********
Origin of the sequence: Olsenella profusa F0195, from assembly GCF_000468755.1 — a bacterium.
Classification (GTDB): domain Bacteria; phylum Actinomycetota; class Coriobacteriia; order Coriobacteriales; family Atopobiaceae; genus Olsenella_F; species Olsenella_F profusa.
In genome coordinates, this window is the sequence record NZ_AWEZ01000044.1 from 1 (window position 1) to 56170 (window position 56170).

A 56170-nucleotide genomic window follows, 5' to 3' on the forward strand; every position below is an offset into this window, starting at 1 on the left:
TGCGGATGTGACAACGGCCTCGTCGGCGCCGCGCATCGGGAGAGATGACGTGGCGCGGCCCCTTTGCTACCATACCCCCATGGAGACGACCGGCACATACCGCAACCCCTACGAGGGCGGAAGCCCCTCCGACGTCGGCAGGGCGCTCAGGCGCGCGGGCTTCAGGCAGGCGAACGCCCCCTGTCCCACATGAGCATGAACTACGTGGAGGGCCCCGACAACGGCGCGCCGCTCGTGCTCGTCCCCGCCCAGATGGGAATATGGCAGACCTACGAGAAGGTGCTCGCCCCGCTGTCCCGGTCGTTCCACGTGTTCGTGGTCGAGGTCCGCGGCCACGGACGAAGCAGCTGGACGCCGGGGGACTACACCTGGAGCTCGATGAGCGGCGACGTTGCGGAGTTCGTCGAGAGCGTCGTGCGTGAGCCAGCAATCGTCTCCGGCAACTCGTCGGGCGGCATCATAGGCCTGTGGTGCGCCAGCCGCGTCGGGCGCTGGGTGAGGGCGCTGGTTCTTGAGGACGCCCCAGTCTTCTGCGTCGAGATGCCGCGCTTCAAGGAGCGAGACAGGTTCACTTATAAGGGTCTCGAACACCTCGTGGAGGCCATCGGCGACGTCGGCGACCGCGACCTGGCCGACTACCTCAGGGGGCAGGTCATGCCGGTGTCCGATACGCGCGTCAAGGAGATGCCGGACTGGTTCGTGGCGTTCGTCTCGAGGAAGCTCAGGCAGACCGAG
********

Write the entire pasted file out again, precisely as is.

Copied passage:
Origin of the sequence: Olsenella profusa F0195, from assembly GCF_000468755.1 — a bacterium.
Classification (GTDB): domain Bacteria; phylum Actinomycetota; class Coriobacteriia; order Coriobacteriales; family Atopobiaceae; genus Olsenella_F; species Olsenella_F profusa.
In genome coordinates, this window is the sequence record NZ_AWEZ01000044.1 from 1 (window position 1) to 56170 (window position 56170).

A 56170-nucleotide genomic window follows, 5' to 3' on the forward strand; every position below is an offset into this window, starting at 1 on the left:
TGCGGATGTGACAACGGCCTCGTCGGCGCCGCGCATCGGGAGAGATGACGTGGCGCGGCCCCTTTGCTACCATACCCCCATGGAGACGACCGGCACATACCGCAACCCCTACGAGGGCGGAAGCCCCTCCGACGTCGGCAGGGCGCTCAGGCGCGCGGGCTTCAGGCAGGCGAACGCCCCCTGTCCCACATGAGCATGAACTACGTGGAGGGCCCCGACAACGGCGCGCCGCTCGTGCTCGTCCCCGCCCAGATGGGAATATGGCAGACCTACGAGAAGGTGCTCGCCCCGCTGTCCCGGTCGTTCCACGTGTTCGTGGTCGAGGTCCGCGGCCACGGACGAAGCAGCTGGACGCCGGGGGACTACACCTGGAGCTCGATGAGCGGCGACGTTGCGGAGTTCGTCGAGAGCGTCGTGCGTGAGCCAGCAATCGTCTCCGGCAACTCGTCGGGCGGCATCATAGGCCTGTGGTGCGCCAGCCGCGTCGGGCGCTGGGTGAGGGCGCTGGTTCTTGAGGACGCCCCAGTCTTCTGCGTCGAGATGCCGCGCTTCAAGGAGCGAGACAGGTTCACTTATAAGGGTCTCGAACACCTCGTGGAGGCCATCGGCGACGTCGGCGACCGCGACCTGGCCGACTACCTCAGGGGGCAGGTCATGCCGGTGTCCGATACGCGCGTCAAGGAGATGCCGGACTGGTTCGTGGCGTTCGTCTCGAGGAAGCTCAGGCAGACCGAG